New Hampshire v. Maine
United States Supreme Court
532 U.S. 742 (2001)
In 1740, King George II issued a decree (1740 decree) that the boundary between New Hampshire (plaintiff) and Maine (defendant) was "up the Middle of the [Piscataqua] River." In the 1970s, the states disputed the location of the boundary from Portsmouth Harbor to the sea. The question turned on the meaning of “Middle of the River.” The states engaged in “a searching historical inquiry” into the meaning. Ultimately, New Hampshire entered a consent decree with Maine, agreeing that the phrase meant “the middle of the main channel of navigation of the Piscataqua River.” New Hampshire v. Maine, 424 U.S. 1 (1977). In 2000, New Hampshire sued Maine to contest the inland boundary. New Hampshire now claimed the phrase “Middle of the River” referred only to the main branch, not mid-channel boundaries. New Hampshire argued that the boundary was along the Maine shore of the river and that New Hampshire owned the entire river. Maine asserted New Hampshire was barred from changing its position from the 1977 consent decree based on issue and claim preclusion, as well as judicial estoppel. Maine moved to dismiss.
Rule of Law
Holding and Reasoning (Ginsburg, J.)
What to do next…
Unlock this case brief with a free (no-commitment) trial membership of Quimbee.
You’ll be in good company: Quimbee is one of the most widely used and trusted sites for law students, serving more than 97,000 law students since 2011. Some law schools—such as Yale, Vanderbilt, Berkeley, and the University of Illinois—even subscribe directly to Quimbee for all their law students. Read our student testimonials.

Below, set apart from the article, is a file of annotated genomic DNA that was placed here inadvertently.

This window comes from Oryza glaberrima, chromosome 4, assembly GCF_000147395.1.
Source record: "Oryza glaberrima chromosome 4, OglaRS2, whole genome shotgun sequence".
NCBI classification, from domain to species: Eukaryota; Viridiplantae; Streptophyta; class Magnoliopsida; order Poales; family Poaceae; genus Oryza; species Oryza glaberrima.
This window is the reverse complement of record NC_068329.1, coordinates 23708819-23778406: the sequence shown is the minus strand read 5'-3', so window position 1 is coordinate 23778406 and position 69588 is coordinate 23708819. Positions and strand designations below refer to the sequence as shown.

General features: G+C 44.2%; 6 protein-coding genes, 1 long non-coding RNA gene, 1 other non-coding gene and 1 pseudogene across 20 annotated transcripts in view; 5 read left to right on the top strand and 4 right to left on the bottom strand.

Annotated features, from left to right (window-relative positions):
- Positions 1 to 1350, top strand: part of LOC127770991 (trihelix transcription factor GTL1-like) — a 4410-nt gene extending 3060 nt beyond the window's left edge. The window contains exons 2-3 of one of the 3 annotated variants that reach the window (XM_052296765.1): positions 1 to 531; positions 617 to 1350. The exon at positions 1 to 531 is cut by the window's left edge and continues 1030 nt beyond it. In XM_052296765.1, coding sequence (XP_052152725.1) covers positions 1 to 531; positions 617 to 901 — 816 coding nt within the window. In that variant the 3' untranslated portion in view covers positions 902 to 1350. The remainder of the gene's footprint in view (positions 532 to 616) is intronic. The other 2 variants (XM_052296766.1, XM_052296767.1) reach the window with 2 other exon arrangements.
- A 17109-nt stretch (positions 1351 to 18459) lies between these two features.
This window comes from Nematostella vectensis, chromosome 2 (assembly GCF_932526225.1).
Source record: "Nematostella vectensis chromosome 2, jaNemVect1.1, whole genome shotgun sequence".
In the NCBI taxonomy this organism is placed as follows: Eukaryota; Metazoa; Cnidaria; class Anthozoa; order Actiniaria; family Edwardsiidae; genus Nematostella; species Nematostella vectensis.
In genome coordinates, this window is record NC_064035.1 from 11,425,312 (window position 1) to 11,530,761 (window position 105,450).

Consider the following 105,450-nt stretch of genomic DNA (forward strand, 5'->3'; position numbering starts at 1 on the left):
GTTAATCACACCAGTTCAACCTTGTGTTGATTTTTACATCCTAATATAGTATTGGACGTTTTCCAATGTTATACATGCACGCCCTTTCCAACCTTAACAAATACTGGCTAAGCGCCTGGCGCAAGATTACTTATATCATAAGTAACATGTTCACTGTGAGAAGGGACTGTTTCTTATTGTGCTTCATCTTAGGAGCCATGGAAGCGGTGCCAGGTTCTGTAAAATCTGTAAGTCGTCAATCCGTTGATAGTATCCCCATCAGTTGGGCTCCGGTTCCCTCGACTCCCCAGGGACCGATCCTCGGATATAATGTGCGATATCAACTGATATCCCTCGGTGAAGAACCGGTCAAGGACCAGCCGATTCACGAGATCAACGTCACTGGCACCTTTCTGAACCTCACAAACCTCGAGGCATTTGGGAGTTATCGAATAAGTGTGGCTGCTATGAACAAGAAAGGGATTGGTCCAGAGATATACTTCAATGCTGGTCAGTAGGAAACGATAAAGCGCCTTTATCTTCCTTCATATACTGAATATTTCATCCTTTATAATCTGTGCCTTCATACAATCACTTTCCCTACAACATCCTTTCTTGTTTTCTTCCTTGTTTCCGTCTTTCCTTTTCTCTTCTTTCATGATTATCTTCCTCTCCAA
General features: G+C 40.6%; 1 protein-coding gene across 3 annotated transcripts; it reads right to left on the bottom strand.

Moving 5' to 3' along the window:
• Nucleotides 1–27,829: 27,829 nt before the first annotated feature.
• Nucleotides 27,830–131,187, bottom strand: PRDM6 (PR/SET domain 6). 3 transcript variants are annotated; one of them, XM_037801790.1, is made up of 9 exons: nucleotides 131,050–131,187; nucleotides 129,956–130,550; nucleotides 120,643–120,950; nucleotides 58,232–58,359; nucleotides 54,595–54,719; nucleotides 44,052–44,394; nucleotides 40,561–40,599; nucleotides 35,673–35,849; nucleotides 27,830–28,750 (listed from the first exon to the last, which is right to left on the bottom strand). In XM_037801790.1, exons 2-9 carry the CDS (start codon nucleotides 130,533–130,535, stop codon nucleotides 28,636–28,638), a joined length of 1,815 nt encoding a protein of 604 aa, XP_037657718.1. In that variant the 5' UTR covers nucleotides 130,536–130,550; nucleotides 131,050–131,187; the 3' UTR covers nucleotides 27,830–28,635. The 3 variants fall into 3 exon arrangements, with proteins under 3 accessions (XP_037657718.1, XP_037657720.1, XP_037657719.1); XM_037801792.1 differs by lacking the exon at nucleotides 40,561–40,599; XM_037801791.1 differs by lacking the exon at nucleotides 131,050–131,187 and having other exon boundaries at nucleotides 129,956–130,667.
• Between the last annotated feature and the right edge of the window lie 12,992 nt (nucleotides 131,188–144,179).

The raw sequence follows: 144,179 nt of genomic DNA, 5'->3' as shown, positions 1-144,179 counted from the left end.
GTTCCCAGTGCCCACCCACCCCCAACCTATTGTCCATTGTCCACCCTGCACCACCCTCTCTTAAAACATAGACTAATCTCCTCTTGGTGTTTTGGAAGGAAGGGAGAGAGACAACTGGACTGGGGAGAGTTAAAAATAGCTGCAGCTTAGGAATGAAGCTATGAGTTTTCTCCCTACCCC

Learn more about Quimbee’s unique (and proven) approach to achieving great grades at law school.
Quimbee is a company hell-bent on one thing: helping you get an “A” in every course you take in law school, so you can graduate at the top of your class and get a high-paying law job. We’re not just a study aid for law students; we’re the study aid for law students. Read more about Quimbee.
Here's why 176,000 law students have relied on our case briefs:
- Written by law professors and practitioners, not other law students. 14,000 briefs, keyed to 188 casebooks. Top-notch customer support.
- The right amount of information, includes the facts, issues, rule of law, holding and reasoning, and any concurrences and dissents.
- Access in your classes, works on your mobile and tablet. Massive library of related video lessons and high quality multiple-choice questions.
- Easy to use, uniform format for every case brief. Written in plain English, not in legalese. Our briefs summarize and simplify; they don’t just repeat the court’s language.